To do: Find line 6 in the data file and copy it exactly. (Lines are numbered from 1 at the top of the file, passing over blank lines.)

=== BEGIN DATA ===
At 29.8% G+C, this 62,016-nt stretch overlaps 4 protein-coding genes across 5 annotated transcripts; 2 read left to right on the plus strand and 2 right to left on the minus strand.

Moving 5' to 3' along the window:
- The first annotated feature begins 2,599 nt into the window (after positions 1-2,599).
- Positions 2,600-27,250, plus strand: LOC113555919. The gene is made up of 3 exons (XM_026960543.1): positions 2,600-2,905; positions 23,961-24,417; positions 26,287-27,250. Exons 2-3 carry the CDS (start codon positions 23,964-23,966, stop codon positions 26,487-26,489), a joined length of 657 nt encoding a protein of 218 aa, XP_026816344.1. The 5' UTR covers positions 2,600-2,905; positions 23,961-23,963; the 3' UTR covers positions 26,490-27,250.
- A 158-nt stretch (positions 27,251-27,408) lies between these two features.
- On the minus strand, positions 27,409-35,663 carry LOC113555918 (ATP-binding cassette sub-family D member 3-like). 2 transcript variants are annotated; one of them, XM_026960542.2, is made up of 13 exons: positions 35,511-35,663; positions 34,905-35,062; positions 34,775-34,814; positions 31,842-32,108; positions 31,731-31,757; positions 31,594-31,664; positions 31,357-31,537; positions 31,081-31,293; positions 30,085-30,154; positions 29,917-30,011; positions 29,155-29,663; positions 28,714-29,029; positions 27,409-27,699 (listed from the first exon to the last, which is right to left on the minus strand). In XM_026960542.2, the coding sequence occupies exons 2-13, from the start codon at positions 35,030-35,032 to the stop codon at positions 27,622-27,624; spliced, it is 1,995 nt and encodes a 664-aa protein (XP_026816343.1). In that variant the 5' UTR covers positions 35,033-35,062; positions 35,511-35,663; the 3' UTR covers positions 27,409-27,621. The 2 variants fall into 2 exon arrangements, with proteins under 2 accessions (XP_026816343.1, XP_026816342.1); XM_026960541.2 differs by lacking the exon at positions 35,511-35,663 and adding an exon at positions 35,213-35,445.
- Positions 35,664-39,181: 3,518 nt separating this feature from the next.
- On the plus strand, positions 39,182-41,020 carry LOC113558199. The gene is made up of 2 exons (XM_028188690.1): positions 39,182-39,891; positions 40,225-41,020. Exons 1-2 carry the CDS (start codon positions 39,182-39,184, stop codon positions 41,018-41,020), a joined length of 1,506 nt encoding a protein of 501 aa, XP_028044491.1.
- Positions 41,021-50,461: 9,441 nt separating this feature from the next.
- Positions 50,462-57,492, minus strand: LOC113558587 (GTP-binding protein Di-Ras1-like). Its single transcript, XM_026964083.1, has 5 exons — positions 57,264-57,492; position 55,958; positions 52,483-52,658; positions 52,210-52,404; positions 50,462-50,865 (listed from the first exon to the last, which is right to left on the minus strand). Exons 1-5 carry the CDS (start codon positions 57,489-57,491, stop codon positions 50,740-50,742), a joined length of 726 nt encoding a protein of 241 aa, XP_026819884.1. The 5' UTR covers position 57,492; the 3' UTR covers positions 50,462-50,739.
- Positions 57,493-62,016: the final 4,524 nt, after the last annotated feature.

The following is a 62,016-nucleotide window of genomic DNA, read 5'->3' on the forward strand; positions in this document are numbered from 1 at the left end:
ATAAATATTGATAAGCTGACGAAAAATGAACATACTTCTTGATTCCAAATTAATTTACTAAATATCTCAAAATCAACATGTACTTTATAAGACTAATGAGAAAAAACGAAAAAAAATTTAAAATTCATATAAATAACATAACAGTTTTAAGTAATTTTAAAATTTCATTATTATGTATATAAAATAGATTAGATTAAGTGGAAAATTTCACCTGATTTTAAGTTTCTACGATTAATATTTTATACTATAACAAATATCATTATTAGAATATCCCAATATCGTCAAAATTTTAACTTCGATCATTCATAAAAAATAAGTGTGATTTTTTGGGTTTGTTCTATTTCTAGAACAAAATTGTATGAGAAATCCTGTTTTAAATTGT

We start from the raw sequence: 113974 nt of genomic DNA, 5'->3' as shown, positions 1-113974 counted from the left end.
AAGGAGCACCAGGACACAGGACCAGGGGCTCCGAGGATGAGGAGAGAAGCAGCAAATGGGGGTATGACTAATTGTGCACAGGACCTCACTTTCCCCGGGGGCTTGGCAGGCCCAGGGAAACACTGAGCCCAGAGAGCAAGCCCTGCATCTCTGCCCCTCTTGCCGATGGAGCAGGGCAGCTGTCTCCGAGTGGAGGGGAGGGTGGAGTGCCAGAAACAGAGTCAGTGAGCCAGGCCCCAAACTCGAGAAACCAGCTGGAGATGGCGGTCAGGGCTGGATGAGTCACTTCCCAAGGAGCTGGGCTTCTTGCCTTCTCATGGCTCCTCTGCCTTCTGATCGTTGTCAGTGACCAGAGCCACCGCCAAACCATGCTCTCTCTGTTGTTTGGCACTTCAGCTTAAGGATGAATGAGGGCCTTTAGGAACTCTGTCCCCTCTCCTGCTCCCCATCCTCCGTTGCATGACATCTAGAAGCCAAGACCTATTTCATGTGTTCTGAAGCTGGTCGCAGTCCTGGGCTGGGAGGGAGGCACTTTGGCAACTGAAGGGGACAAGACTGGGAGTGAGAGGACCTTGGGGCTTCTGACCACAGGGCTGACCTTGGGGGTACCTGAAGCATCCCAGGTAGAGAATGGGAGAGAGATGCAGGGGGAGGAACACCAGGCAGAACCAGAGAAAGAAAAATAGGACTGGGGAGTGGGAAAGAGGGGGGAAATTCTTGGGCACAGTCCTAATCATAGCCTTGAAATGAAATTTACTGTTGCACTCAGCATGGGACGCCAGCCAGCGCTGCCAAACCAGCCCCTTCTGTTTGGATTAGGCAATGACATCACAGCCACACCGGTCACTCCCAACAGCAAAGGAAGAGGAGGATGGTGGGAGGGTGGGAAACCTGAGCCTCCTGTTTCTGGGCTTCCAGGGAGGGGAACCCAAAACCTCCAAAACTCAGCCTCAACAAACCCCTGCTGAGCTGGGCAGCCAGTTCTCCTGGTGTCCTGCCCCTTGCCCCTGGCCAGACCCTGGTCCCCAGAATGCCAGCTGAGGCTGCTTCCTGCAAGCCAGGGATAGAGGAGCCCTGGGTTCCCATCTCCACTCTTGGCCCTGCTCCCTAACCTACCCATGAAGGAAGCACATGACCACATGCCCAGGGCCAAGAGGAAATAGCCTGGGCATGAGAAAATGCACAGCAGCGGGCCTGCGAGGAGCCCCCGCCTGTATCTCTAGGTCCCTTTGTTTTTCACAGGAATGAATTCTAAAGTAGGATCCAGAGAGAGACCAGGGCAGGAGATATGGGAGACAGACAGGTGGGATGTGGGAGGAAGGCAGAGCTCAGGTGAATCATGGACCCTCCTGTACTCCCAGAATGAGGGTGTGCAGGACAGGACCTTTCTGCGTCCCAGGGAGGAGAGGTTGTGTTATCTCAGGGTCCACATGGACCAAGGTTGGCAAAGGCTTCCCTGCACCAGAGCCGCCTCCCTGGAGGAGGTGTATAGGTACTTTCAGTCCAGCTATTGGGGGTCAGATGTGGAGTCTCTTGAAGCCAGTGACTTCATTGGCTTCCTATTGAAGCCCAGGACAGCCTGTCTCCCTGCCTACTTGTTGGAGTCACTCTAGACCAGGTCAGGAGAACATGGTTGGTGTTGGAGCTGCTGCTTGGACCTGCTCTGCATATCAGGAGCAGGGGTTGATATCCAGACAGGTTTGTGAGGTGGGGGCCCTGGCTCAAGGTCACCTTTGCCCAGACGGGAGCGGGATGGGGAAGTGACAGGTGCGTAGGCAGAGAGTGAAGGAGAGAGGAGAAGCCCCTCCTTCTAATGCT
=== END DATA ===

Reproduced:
- On the minus strand, positions 27,409-35,663 carry LOC113555918 (ATP-binding cassette sub-family D member 3-like). 2 transcript variants are annotated; one of them, XM_026960542.2, is made up of 13 exons: positions 35,511-35,663; positions 34,905-35,062; positions 34,775-34,814; positions 31,842-32,108; positions 31,731-31,757; positions 31,594-31,664; positions 31,357-31,537; positions 31,081-31,293; positions 30,085-30,154; positions 29,917-30,011; positions 29,155-29,663; positions 28,714-29,029; positions 27,409-27,699 (listed from the first exon to the last, which is right to left on the minus strand). In XM_026960542.2, the coding sequence occupies exons 2-13, from the start codon at positions 35,030-35,032 to the stop codon at positions 27,622-27,624; spliced, it is 1,995 nt and encodes a 664-aa protein (XP_026816343.1). In that variant the 5' UTR covers positions 35,033-35,062; positions 35,511-35,663; the 3' UTR covers positions 27,409-27,621. The 2 variants fall into 2 exon arrangements, with proteins under 2 accessions (XP_026816343.1, XP_026816342.1); XM_026960541.2 differs by lacking the exon at positions 35,511-35,663 and adding an exon at positions 35,213-35,445.